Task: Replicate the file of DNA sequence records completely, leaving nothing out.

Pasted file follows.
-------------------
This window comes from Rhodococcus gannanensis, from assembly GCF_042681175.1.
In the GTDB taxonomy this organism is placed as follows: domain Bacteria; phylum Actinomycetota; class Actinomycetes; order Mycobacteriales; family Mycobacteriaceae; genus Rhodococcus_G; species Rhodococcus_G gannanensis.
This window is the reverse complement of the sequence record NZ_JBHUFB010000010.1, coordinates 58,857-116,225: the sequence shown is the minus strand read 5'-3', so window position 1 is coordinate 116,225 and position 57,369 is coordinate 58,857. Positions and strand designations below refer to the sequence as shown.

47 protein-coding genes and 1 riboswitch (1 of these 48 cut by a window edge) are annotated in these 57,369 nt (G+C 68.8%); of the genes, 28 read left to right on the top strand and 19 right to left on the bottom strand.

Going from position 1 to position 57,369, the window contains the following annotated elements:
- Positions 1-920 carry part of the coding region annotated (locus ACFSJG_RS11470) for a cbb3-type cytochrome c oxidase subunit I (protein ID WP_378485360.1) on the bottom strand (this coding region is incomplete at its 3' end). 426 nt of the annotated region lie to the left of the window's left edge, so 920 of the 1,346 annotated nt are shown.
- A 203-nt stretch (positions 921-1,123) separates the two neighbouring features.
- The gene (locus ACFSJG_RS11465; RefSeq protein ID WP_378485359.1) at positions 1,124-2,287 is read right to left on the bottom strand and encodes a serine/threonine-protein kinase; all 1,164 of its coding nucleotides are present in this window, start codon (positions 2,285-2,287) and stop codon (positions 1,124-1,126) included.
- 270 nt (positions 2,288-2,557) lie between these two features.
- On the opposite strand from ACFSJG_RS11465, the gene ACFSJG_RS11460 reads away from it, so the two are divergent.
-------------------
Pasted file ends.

This window comes from Rhodococcus gannanensis, from assembly GCF_042681175.1.
In the GTDB taxonomy this organism is placed as follows: domain Bacteria; phylum Actinomycetota; class Actinomycetes; order Mycobacteriales; family Mycobacteriaceae; genus Rhodococcus_G; species Rhodococcus_G gannanensis.
This window is the reverse complement of the sequence record NZ_JBHUFB010000010.1, coordinates 58,857-116,225: the sequence shown is the minus strand read 5'-3', so window position 1 is coordinate 116,225 and position 57,369 is coordinate 58,857. Positions and strand designations below refer to the sequence as shown.

47 protein-coding genes and 1 riboswitch (1 of these 48 cut by a window edge) are annotated in these 57,369 nt (G+C 68.8%); of the genes, 28 read left to right on the top strand and 19 right to left on the bottom strand.

Going from position 1 to position 57,369, the window contains the following annotated elements:
- Positions 1-920 carry part of the coding region annotated (locus ACFSJG_RS11470) for a cbb3-type cytochrome c oxidase subunit I (protein ID WP_378485360.1) on the bottom strand (this coding region is incomplete at its 3' end). 426 nt of the annotated region lie to the left of the window's left edge, so 920 of the 1,346 annotated nt are shown.
- A 203-nt stretch (positions 921-1,123) separates the two neighbouring features.
- The gene (locus ACFSJG_RS11465; RefSeq protein ID WP_378485359.1) at positions 1,124-2,287 is read right to left on the bottom strand and encodes a serine/threonine-protein kinase; all 1,164 of its coding nucleotides are present in this window, start codon (positions 2,285-2,287) and stop codon (positions 1,124-1,126) included.
- 270 nt (positions 2,288-2,557) lie between these two features.
- On the opposite strand from ACFSJG_RS11465, the gene ACFSJG_RS11460 reads away from it, so the two are divergent.